Regarding chemical synergies, I read: if someone ingests various products containing sodium benzoate (for example soft drinks that exist) AND if one has had some quantity of vitamin C there might be 'reactions' that produce benzene, a carcinogen.

Some people have told me you'd have to drink a lot of pop for this to happen (assuming you have had some vitamin C during the day), but how much pop is a lot?

Given one has had a glass of orange juice say, how much pop would one have to drink before a benzene molecule is formed?

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    $\begingroup$ I've never heard of this before. Can you support your statement with a claim? This sounds like it should be on Skeptics. $\endgroup$ – LanceLafontaine Aug 14 '14 at 0:49
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    $\begingroup$ Can sodium benzoate and vitamin C interact 'badly'? $\endgroup$ – user128932 Aug 14 '14 at 3:45

The reaction taking place is described in article Benzene production from decarboxylation of benzoic acid in the presence of ascorbic acid and a transition-metal catalyst and its importance for food safety recently reviewed in Evaluation of Accelerated UV and Thermal Testing for Benzene Formation in Beverages Containing Benzoate and Ascorbic Acid.

To summarize, the reaction CAN occur, namely at elevated temperatures (>50 °C) and UV-light and in presence of transition metal. Even if the reaction takes place, the amount of benzene formed is either below detection limit, or below limit for drinking water.

For the end user it means, that in extremely unlucky situation, the benzene can form in quantity, which is not considered safe to drink in unlimited amount for the whole life (1 ppb). As such, I would consider the benzene formation as very weak argument against such beverages (mainly if compared with other problems, such as sugar content and associated obesity).

  • $\begingroup$ Thank you for the info. Would drinking an average of 4 L. of pop per day make benezene formation more likely? $\endgroup$ – user128932 Aug 15 '14 at 2:28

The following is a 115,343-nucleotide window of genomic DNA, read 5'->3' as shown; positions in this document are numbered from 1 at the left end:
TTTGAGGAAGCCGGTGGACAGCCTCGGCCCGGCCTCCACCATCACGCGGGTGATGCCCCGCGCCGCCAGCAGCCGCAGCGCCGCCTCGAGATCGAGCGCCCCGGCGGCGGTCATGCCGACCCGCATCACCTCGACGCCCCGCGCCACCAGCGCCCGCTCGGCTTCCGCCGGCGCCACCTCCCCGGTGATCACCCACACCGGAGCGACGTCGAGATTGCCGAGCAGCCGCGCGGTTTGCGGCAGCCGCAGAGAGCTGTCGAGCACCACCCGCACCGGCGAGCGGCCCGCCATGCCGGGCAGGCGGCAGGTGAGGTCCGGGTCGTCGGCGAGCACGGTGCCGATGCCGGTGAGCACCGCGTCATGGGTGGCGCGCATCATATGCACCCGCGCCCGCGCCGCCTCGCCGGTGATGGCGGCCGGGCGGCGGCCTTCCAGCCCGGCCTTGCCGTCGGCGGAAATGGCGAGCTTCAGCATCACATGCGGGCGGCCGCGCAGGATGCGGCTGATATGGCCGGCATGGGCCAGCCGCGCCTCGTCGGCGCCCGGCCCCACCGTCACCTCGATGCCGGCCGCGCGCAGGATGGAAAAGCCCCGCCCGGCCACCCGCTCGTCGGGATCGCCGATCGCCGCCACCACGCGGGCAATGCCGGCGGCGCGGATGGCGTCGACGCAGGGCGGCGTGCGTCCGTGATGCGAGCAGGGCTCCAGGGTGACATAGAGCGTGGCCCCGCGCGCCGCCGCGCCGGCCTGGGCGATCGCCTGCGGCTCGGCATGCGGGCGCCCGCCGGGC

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    $\begingroup$ I have troubles understanding your problem as a valid one. I am not aware of any reasonable diet containing 4L of pop per day. Recommended WATER intake is ~2L per day. If you are about to drink 4L of pop per day, be ready to die from anything else but benzene caused cancer. $\endgroup$ – ssavec Aug 15 '14 at 7:00
  • $\begingroup$ I'm not saying this is part of a reasonable diet yet I have seen many young adults buy 2 L. bottles of Coke say seemingly to drink them for the caffeine and sugar buzz. I think a lot of young people and adults use Coke and Pepsi in a way similar to energy drinks. In this obsession to be energized and/or stay awake aren't you worried some may be drinking too much in one day. If a young person drinks a lot of Coke in one day for weeks to stay awake while studying ,say; it may not accumulate enough benzene to do harm but does this molecule stay in the body for a while? $\endgroup$ – user128932 Aug 15 '14 at 7:20
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    $\begingroup$ Please see the toxicology of benzene, very brief: crios.be/Benzene/toxicology.htm, very long: atsdr.cdc.gov/toxprofiles/tp.asp?id=40&tid=14 The benzene is really not a problem here. $\endgroup$ – ssavec Aug 15 '14 at 7:49
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    $\begingroup$ Actually, the toxicology of benzene is quite interesting. The problem is not the benzene itself, but benzene oxide, which is formed as the body tries to get rid of benzene. The benzene itself does not accumulate, but mutations caused by benzene oxide do. But really please, read some toxicology, nice short and accurate here: hpa.org.uk/webc/hpawebfile/hpaweb_c/1194947391801 To say, gallons of coke may contain the same amount of benzene as you inhale during smoking of 1 cigarette. $\endgroup$ – ssavec Aug 18 '14 at 7:24

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